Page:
/ Bloomberg: Bolivia's
Is Macroeconomics, Not Socialism
Marcelo Perez del Carpio/Bloomberg
Mountains of mineral at the Uyuni salt flat in Bolivia.
Countries that rely on commodities, external financing and
currency pegs are always vulnerable to turns in markets.
Bolivia might be the world's most successful country that calls itself “socialist” (the Nordic countries generally eschew the label). When Evo Morales was elected president in 2006, he explicitly repudiated capitalism and aligned Bolivia with Hugo Chavez's Venezuela and Fidel Castro's Cuba. Since then, Morales has redistributed income through various government programs, raised minimum wages substantially, and nationalized industries such as telecommunications, oil and electricity.
Much to the chagrin of socialism's detractors, the strategy worked. Even as Venezuela fell into economic ruin, Bolivia entered an unprecedented period of sustained rapid growth:
By 2017, Bolivia was 42 percent richer than when Morales took office. But for the average Bolivian, the results were even better -- the country's Gini coefficient, a measure of income inequality, fell by more than 19 percent since Morales took office. Poverty has declined by 25 percent since he was elected. Although Morales has showed some disturbingly authoritarian tendencies, including doing away with presidential term limits, economically he seems to have turned his country around.
But Bolivia's success may not prove durable. The country is at risk of falling victim to a force that bedevils socialist and capitalist economies alike -- macroeconomics.
This is the argument in a new working paper by economists Timothy Kehoe, Carlos Gustavo Machicado, and José Peres-Cajías. They note two disturbing facts about Bolivia. First, since 2008, its exchange rate has been effectively pegged against the U.S. dollar:
This could set the stage for a currency crisis if Bolivia isn't careful.
In order to maintain a dollar peg, a government has to buy and sell dollar-denominated assets. When there is pressure for the dollar to strengthen -- and thus for the domestic currency to weaken -- the government has to sell dollar-denominated assets and then swap those dollars for the domestic currency (in this case, the boliviano). If Bolivia ever runs out of dollar assets, it won't be able to stop the boliviano from depreciating, resulting in a very rapid crash in the currency's value.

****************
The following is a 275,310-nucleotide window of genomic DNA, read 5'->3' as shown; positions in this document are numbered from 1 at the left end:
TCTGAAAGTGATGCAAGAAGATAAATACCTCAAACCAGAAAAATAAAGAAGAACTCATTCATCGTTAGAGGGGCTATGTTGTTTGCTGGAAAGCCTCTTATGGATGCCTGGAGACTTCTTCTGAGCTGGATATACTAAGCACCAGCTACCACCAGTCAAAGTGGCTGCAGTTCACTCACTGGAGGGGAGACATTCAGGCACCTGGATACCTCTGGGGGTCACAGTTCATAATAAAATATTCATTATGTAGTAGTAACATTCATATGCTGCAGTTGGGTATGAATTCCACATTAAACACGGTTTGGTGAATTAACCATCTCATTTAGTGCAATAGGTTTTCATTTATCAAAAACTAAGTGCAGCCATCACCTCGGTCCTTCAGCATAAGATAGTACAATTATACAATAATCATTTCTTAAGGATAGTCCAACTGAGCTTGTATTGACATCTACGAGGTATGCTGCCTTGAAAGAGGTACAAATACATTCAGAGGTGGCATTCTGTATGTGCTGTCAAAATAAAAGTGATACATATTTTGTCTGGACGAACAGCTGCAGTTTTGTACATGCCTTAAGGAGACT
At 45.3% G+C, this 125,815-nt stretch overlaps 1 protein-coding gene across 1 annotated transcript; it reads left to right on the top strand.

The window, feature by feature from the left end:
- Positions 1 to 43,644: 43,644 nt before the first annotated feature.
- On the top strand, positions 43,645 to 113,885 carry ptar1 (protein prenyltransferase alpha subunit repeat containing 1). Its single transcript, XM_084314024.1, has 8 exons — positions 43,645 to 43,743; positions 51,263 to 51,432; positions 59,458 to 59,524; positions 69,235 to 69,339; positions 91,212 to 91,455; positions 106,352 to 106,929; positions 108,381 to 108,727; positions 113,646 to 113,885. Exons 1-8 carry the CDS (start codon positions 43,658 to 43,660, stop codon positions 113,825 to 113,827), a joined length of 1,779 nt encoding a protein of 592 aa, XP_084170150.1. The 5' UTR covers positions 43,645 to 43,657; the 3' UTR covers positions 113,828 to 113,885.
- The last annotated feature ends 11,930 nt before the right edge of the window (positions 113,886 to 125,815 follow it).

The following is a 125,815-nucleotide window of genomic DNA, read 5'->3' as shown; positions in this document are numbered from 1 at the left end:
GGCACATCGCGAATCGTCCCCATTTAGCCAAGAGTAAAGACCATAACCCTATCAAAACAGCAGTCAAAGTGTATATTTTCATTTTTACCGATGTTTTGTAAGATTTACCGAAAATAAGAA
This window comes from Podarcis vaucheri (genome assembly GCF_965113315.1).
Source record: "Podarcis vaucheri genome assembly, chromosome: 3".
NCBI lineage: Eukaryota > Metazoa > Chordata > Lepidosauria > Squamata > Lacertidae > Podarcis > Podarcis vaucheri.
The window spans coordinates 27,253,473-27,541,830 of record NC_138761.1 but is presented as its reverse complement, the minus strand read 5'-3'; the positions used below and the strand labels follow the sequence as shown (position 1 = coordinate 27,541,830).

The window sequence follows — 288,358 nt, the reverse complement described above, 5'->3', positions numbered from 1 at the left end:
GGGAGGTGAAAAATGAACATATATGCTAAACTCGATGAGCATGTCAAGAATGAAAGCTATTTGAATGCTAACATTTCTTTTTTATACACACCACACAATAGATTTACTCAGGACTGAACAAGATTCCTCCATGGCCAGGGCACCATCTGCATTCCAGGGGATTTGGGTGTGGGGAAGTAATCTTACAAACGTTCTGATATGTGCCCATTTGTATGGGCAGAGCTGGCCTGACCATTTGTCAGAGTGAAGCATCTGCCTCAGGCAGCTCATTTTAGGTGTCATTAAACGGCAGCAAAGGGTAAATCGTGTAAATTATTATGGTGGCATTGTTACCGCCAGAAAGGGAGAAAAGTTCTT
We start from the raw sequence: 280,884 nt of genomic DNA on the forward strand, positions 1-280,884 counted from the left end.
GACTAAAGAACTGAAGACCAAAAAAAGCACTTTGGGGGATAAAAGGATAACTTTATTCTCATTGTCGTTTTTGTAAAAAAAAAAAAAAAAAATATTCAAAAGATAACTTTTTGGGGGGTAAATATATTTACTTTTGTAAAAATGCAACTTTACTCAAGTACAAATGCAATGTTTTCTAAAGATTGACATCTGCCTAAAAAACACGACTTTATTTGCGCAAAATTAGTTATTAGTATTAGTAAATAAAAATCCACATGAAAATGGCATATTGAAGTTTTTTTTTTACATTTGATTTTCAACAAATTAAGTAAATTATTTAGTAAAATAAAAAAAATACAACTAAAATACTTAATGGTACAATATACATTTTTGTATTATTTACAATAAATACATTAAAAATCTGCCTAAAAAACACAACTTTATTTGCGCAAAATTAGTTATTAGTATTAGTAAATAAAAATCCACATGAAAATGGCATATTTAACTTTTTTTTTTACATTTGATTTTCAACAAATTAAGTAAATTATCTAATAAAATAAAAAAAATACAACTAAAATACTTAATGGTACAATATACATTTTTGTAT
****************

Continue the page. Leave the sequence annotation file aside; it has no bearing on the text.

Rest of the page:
Bolivia is not running out of foreign exchange reserves yet. It accumulated reserves from the start of Morales's tenure through late 2014, when the trend reversed:
Reserves have now fallen to about half of their peak levels. That's not in the danger zone yet, but if the trend continues, things will get worrisome.
A currency plunge is an especially frightening prospect because of Bolivia's increasing external debt. Though Bolivia hasn't yet borrowed nearly as much from other countries as it did in the 1980s (relative to the size of its economy), the amount that Bolivia's government owes in foreign currencies has approximately quintupled since 2007. The country's total external debt has gone up by about 30 percent:
If Bolivia is ever forced to abandon the dollar peg and the boliviano drops in value, this foreign-currency debt could become very costly to service. Bolivia could then be forced to choose between two disastrous alternatives -- a sovereign default, or Venezuela-style hyperinflation. A default would probably be less damaging in the long term, but in the short term it would bring an end to Morales's economic boom.
What could put so much downward pressure on the boliviano that the government runs out of foreign-exchange reserves? A commodity price drop. Bolivia, though much more diversified than oil-dependent Venezuela, still relies on commodities for the majority of its exports , with natural gas and zinc ore taking the largest shares. Lower global commodity prices are probably the reason that Bolivia has been running down its reserves since 2014 If those prices don't recover and Bolivia isn't foresighted enough to slow its external borrowing and adjust its currency downward, it could suffer the classic fate of resource-dependent emerging markets -- a sudden stop of private investment, followed by abandonment of its exchange rate peg, a government default and a deep recession.
In other words, there are economic forces that no system -- either socialist or capitalist -- can overcome. Bolivia's fundamental limitation is that it's economy depends on exploiting natural resources instead of industry. Resource-dependent economies tend to spread the wealth around, which is generally a good thing. But when the populace gets used to a certain standard of living, governments often respond by trying to overvalue the currency so as to be able to afford lots of imported goods. That can set countries up for a fall when the commodity cycle turns, as it always does. This is one aspect of the political-economic difficulties that tend to afflict resource-exporting countries -- the so-called resource curse .
So unless commodity prices turn around, the world's most successful socialist country could be in trouble. Opponents of socialism will no doubt cry victory in the event of a Bolivian collapse. But the real culprit will be the iron laws of macroeconomics.
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Editor's Note: This article was originally published by Bloomberg, on Feb.22, 2019. Petroleumworld reprint this article in the interest of our readers. All comments posted and published on Petroleumworld, do not reflect either for or against the opinion expressed in the comment as an endorsement of Petroleumworld.
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